Review Bondi Blaster’s Lo Juimo! – Like A Party On A Bus
The resurgence of cumbia is a great thing for aficionados of the genre, as well as new fans who will no doubt be attracted to its saucy blend of Latin American and African sounds. Bondi Blaster’s Lo’ Juimo! is another reason to get excited. Chock full of what he calls cumbia linyera, hip-hop, Brazilian pop and even a bit of dub, you’ll wonder where this music has been all your life.
So who is Bondi Blaster?
Juan Data is the man behind the outfit, in which he collaborates with Dub Snakkr and a handful of others. Of the alter-ego, he says: “Bondi is Argentine slang for bus. And urban buses, with their loud radios, have been key players in the propagation of cumbia music and other kitsch expressions of low-brow pop culture throughout the continent.”
That’s for sure. Born and raised in Caballito, a middle-class neighborhood of Buenos Aires; Juan Data discovered hip-hop and dance music culture at the early age of 13.
The influence is certainly heard on Lo’ Juimo!, where, for example, he brings on Barranquillero (now a Miami resident) hip hop artist Ephniko and Nes, of Mexico City’s R.A.P. Squad, on the piping hot “Cumbia Nena”, which you can listen to here:
[audio:http://static.soundsandcolours.com/2012/04/03-cumbia-nena-feat-ephniko-nes.mp3|titles=Cumbia Nena feat Ephniko and Nes]
The song is a wonderful combination of the origin of Cumbia (Colombia) with artists hailing from the countries where the genre would find wide commercial markets success.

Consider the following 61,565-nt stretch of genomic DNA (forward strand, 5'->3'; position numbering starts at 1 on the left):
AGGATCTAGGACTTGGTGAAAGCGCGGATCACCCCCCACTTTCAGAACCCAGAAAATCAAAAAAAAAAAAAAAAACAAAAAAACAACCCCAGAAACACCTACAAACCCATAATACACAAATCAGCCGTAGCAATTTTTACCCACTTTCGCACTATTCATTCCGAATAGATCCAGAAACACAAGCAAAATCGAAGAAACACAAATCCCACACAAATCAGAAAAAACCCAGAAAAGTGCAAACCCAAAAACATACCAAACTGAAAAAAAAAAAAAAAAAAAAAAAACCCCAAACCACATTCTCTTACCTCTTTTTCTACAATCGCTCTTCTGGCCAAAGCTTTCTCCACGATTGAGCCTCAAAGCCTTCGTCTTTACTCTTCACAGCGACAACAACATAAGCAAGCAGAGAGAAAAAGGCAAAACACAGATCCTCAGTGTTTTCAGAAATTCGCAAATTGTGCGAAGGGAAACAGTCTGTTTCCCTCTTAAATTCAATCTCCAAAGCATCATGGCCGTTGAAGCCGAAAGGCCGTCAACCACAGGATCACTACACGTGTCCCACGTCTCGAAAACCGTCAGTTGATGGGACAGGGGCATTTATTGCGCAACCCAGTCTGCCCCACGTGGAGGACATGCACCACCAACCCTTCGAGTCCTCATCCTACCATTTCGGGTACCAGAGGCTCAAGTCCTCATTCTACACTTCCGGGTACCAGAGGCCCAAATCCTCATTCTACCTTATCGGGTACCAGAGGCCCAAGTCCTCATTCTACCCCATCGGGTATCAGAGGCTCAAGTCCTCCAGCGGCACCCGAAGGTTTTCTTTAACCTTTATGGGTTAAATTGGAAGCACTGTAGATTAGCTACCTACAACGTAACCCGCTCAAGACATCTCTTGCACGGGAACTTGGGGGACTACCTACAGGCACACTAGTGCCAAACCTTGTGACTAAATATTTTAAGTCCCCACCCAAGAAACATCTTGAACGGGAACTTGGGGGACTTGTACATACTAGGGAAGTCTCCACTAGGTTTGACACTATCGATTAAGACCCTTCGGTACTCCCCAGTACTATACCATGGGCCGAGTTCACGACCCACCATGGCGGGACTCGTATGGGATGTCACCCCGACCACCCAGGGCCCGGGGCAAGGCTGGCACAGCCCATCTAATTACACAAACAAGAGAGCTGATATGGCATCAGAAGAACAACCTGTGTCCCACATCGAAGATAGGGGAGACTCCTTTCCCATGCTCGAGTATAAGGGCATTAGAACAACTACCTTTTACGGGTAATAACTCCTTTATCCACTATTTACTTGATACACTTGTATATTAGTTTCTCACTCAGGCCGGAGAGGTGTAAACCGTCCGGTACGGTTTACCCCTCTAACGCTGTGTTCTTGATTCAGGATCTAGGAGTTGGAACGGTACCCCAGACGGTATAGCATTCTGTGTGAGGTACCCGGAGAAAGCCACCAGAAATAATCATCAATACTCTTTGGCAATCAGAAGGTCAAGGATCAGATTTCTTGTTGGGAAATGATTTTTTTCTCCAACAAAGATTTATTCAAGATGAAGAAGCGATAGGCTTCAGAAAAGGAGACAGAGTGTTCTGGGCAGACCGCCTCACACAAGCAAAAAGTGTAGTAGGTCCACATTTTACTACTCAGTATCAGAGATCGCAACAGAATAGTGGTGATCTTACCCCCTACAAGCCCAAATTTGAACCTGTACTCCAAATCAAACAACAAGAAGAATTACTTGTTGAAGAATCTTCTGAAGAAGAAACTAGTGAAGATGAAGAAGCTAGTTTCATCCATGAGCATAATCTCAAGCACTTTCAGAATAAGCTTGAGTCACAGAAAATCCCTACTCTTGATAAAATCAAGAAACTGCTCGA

[Side note: I personally discovered Ephniko last November at Bowery Electric, when he performed alongside New York City-based bands, Butcher Knives and Escarioka, two cumbia-gypsy-dub and punk bands heavy on the South American membership. Ephniko puts on one heck of a show.]
The stand-out track on Lo’ Juimo! Is, without question, “Alta Farra” (see video below). It’s infectious and that’s probably because you’ll try to figure out what Bondi Blaster is saying while playing it over and over again like I did.
Juan Data gets on the mic and delivers three verses plus the chorus using exclusively words with the letter A. Rattling off verses over an Andean-folk background provided by Gabriel Navia, it truly is, as Juan Data describes, “an extreme exercise in verbal acrobatics that will drive the attentive listener crazy.” Yes. Been there. Done that. And I love the song.
Listen to the full album below:
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